Suicide is not a mental illness but the most severe potential consequence of treatable mental health disorders, including anxiety, depression, bipolar disorder, PTSD, borderline personality disorder, eating disorders, and substance use disorders. As one of the leading causes of death in the United States, suicide is a major public health concern.
At Harmony Hills, suicide prevention is our top priority. If you or someone you love is struggling with suicidal thoughts, help is available in our suicide prevention program. We provide personalized care for individuals in crisis to initially help them stabilize and then work to uncover the roots of their pain. Our holistic treatment center offers a safe, supportive, nurturing environment for you to heal. Contact us at 855.494.0357 to get the help you need and deserve.
Can Suicide Be Prevented?
According to the Centers for Disease Control and Prevention (CDC), suicide is the twelfth leading cause of death in the United States and accounts for nearly 130 deaths per day on average. The majority of suicides are preventable. Research suggests the best ways to prevent suicide include:
- Learning the risk factors for suicide
- Being alert to the signs of depression and other mental health disorders
- Recognizing the suicide warning signs
- Intervening before a person can hurt themselves
- Providing support
- Asking a person directly if they are considering hurting themselves
Individuals with access to mental health services and support from friends and family are less likely to act on suicidal thoughts than those who are isolated.
What Are the Signs Someone is Suicidal?
Suicide impacts people from all walks of life. Most suicidal individuals want to live but cannot recognize alternatives to their problems and pain. One of the most significant barriers to preventing suicide is the stigma surrounding mental health issues, which prevents people from seeking help when needed.
Some of the more common signs someone is suicidal include:
- Severe sadness or moodiness – Pervasive sadness, mood swings, and unexpected rage
- Hopelessness – A deep sense of hopelessness about the future with no belief that things can change or get better
- Withdrawal – Avoiding friends, family, and social situations, and losing pleasure in activities once enjoyed
- Changes in appearance or personality – Exhibiting sudden changes in attitude or behavior and not being concerned with personal appearance
- Dangerous or self-harmful behaviors – Increased drug or alcohol use, reckless driving, or engaging in unsafe sex
- Recent trauma or crisis – Death of a pet or loved one, divorce or break-up, serious illness, job loss, or serious financial problems
- Sudden calmness – Becoming suddenly calm after a period of depression or moodiness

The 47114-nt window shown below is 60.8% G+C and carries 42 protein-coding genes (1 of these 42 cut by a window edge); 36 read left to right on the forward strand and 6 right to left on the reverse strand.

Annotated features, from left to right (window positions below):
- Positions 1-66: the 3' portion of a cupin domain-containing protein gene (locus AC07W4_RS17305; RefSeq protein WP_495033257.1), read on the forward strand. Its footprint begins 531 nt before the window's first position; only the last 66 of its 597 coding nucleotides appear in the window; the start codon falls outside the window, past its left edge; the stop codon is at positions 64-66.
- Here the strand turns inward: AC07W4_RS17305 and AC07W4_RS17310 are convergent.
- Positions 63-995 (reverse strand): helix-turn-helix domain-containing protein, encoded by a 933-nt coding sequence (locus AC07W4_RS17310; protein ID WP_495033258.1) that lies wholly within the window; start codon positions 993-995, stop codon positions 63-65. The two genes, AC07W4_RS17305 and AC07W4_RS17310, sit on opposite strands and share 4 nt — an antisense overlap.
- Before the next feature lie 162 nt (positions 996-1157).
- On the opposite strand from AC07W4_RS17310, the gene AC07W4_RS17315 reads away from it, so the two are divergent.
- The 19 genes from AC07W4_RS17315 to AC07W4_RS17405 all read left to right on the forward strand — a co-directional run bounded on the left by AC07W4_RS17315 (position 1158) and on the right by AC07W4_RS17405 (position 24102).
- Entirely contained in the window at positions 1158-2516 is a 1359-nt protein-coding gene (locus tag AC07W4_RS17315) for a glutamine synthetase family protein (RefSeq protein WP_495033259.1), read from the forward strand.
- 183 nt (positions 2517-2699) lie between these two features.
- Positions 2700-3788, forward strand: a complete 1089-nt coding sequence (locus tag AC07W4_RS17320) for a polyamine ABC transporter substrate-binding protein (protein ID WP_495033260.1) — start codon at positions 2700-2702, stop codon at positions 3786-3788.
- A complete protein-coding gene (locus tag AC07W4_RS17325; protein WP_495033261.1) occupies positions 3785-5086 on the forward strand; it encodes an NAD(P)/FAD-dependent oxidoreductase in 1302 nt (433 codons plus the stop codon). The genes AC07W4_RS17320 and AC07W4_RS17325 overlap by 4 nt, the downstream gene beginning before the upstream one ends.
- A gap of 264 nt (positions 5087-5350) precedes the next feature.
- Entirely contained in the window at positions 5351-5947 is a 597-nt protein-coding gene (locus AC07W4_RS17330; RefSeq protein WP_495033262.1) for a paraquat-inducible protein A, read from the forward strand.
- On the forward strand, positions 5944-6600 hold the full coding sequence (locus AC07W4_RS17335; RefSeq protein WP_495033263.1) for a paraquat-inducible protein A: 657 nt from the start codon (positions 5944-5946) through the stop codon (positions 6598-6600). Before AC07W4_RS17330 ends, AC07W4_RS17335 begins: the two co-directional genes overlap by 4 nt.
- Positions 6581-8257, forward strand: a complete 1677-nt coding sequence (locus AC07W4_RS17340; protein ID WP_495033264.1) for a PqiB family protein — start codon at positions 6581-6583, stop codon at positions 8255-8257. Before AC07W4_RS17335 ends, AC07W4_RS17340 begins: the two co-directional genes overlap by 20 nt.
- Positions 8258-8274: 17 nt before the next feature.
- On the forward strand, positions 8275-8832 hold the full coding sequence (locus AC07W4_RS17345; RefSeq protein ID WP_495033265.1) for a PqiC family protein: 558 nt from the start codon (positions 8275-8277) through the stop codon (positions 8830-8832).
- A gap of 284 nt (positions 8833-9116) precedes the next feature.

- Threatening suicide or talking about death and dying – Talking an unusual amount about death, making statements like “everyone would be better off without me,” or making suicidal threats
- Making preparations – Putting personal affairs in order, visiting friends and family, giving away possessions, making a will, and cleaning up their room or home
Not everyone contemplating suicide will acknowledge it, but research indicates that approximately 50 to 75 percent of people give someone a warning sign. Not everyone who threatens suicide will follow through, but any threat should be taken seriously.
Signs of Suicide in Teens
The CDC reports that suicide is the second leading cause of death among individuals between the ages of 10-14 and the third leading cause of death among those between the ages of 15-24. Parents and teachers must learn to be particularly observant of teens more vulnerable to suicide because of risk factors such as trauma, mental health issues, and grief and loss.
Signs of suicide in teens should all be taken seriously. They can include:
- Suicide notes
- Direct or indirect threats of suicide
- Risk-taking behaviors
- Inability to concentrate or think rationally
- Sudden changes in personality, friends, or behaviors
- Changes in sleep habits, eating habits, or hygiene
- Giving away prized possessions
A suicidal teen may start to express increased interest in death or weapons. These themes may appear in school work, artwork, music, or journals.
Reach Out to Harmony Hills for Suicide Prevention
The suicide prevention program at Harmony Hills helps clients discover the causes of their suicidal thoughts and provides the compassionate support and care needed to promote healing, learn new coping skills, and prevent suicidal behaviors. We provide evidence-based therapies proven effective in helping individuals overcome many mental health disorders, substance use disorders, and co-occurring disorders.
Without proper treatment, individuals suffering from these disorders are at increased risk for self-harm, overdose, and suicide. Suicide is preventable. Call us at 855.494.0357 to get the help needed for yourself or your loved one today.